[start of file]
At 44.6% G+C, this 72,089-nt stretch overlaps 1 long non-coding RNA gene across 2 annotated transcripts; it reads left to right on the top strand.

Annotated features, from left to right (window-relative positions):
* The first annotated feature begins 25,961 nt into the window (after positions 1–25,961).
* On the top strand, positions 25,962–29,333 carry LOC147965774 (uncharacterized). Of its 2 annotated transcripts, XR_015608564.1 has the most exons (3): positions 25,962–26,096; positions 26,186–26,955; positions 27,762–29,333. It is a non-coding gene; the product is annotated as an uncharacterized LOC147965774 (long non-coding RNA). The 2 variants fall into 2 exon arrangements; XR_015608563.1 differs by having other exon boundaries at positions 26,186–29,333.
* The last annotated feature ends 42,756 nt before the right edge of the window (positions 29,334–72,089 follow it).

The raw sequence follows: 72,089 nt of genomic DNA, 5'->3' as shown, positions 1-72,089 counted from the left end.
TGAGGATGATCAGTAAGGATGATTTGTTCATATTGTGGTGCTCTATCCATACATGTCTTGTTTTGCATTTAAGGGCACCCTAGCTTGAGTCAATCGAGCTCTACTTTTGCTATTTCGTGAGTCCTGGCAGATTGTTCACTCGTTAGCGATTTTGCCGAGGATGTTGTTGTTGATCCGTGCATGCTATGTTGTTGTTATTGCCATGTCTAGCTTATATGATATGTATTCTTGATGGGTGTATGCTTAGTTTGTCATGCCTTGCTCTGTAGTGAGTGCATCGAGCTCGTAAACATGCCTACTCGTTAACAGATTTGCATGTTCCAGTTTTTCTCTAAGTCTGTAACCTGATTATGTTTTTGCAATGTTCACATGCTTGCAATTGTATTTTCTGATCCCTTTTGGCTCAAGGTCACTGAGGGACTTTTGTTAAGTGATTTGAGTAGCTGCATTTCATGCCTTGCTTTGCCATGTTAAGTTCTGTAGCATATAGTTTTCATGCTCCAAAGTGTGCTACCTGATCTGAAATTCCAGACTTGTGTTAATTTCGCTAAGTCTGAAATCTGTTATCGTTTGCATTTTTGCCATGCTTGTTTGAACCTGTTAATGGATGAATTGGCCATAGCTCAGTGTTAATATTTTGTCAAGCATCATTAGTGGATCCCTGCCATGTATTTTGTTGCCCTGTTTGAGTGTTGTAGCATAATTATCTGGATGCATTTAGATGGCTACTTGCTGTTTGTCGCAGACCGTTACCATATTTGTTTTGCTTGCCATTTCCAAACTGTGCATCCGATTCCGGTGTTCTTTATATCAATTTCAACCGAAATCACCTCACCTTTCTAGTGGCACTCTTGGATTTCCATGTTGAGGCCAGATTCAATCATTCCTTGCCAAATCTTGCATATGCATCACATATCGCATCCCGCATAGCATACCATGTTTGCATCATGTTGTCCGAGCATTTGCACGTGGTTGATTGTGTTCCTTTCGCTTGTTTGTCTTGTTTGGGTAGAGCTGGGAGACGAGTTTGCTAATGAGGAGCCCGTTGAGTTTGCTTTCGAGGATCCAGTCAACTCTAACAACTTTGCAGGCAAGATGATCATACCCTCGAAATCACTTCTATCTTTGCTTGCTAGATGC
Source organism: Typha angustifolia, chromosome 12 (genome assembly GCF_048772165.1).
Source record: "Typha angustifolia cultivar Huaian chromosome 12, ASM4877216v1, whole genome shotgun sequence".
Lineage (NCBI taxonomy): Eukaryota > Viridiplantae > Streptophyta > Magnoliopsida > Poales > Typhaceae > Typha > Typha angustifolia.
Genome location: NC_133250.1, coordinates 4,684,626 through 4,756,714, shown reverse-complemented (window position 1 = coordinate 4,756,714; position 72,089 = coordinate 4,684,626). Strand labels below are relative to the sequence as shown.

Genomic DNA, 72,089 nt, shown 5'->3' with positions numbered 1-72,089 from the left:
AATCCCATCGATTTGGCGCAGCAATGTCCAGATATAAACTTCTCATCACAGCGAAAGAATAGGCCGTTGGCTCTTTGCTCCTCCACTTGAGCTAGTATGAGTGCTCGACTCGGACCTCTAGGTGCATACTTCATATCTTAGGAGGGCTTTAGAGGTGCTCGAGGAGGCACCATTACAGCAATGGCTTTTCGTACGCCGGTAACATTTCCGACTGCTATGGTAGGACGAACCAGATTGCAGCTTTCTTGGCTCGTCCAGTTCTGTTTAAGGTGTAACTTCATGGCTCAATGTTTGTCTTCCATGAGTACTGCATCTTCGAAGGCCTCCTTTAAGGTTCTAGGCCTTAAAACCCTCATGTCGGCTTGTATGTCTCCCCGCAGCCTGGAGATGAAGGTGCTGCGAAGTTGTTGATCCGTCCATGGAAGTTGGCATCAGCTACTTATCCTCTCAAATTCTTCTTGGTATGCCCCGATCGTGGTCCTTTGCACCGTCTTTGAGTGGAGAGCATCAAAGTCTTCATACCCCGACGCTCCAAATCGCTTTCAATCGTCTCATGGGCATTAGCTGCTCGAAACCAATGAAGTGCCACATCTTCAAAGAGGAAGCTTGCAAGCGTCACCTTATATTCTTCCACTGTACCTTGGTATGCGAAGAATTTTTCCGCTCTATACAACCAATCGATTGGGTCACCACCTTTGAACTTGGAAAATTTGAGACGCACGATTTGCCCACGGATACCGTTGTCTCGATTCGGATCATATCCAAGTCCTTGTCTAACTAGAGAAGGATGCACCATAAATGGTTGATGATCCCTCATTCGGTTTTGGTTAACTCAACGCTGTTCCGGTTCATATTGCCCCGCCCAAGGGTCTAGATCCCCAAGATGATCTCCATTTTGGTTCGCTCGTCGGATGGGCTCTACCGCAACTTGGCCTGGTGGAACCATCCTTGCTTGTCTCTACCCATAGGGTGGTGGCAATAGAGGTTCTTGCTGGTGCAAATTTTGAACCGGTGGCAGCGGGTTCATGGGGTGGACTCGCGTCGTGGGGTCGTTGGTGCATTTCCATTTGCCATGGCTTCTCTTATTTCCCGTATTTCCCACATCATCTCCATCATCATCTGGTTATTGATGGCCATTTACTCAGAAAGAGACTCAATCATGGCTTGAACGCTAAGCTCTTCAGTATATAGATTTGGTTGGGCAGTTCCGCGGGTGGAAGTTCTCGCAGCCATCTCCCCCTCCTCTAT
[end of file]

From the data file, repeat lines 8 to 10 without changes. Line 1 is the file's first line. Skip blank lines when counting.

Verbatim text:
Source organism: Typha angustifolia, chromosome 12 (genome assembly GCF_048772165.1).
Source record: "Typha angustifolia cultivar Huaian chromosome 12, ASM4877216v1, whole genome shotgun sequence".
Lineage (NCBI taxonomy): Eukaryota > Viridiplantae > Streptophyta > Magnoliopsida > Poales > Typhaceae > Typha > Typha angustifolia.